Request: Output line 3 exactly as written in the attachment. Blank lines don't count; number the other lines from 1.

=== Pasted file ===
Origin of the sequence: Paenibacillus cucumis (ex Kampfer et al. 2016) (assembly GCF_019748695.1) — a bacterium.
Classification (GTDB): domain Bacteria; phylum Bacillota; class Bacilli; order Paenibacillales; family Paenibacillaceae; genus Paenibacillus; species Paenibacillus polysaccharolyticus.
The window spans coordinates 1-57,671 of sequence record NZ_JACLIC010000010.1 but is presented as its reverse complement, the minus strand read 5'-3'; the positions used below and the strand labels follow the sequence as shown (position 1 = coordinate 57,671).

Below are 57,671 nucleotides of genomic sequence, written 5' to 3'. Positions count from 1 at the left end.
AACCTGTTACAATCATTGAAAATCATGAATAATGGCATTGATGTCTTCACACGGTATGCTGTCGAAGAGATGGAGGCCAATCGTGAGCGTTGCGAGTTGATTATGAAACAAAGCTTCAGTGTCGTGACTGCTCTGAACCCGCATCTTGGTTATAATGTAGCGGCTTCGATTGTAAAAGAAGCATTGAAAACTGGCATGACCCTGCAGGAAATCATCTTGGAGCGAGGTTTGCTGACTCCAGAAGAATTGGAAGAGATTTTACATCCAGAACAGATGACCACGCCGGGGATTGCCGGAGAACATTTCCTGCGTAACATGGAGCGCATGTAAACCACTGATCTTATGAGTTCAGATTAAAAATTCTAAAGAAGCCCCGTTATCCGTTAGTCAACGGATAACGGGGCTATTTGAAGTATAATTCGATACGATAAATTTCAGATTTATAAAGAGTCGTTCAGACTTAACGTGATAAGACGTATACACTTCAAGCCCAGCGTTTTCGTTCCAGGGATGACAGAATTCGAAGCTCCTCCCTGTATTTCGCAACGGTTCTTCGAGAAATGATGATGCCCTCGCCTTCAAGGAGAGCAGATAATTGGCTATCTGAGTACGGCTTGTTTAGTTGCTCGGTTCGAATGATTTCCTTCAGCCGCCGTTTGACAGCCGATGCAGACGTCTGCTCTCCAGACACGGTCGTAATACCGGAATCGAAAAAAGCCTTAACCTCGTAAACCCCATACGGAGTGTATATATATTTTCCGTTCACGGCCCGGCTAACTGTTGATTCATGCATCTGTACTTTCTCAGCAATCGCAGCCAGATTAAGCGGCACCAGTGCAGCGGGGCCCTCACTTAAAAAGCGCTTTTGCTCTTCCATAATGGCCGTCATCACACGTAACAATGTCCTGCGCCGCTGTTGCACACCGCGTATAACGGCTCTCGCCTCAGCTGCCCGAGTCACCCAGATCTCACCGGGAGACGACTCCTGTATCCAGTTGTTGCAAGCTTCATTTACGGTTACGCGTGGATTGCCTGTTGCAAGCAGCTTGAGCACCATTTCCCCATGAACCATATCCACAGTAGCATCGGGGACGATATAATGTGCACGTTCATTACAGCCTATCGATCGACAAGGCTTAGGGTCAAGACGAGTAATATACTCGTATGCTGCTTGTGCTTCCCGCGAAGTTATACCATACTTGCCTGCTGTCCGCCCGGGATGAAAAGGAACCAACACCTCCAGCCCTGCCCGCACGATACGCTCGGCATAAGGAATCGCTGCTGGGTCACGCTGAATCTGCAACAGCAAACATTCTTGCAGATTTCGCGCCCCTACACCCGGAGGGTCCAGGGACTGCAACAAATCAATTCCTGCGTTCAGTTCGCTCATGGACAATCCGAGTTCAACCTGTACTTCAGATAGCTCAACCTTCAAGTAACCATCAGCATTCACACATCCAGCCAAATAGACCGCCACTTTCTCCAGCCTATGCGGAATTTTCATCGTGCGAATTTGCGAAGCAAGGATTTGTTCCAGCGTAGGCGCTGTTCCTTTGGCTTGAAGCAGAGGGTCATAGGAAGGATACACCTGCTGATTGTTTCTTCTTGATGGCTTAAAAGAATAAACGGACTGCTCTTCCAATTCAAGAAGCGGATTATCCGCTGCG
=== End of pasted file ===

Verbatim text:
The window spans coordinates 1-57,671 of sequence record NZ_JACLIC010000010.1 but is presented as its reverse complement, the minus strand read 5'-3'; the positions used below and the strand labels follow the sequence as shown (position 1 = coordinate 57,671).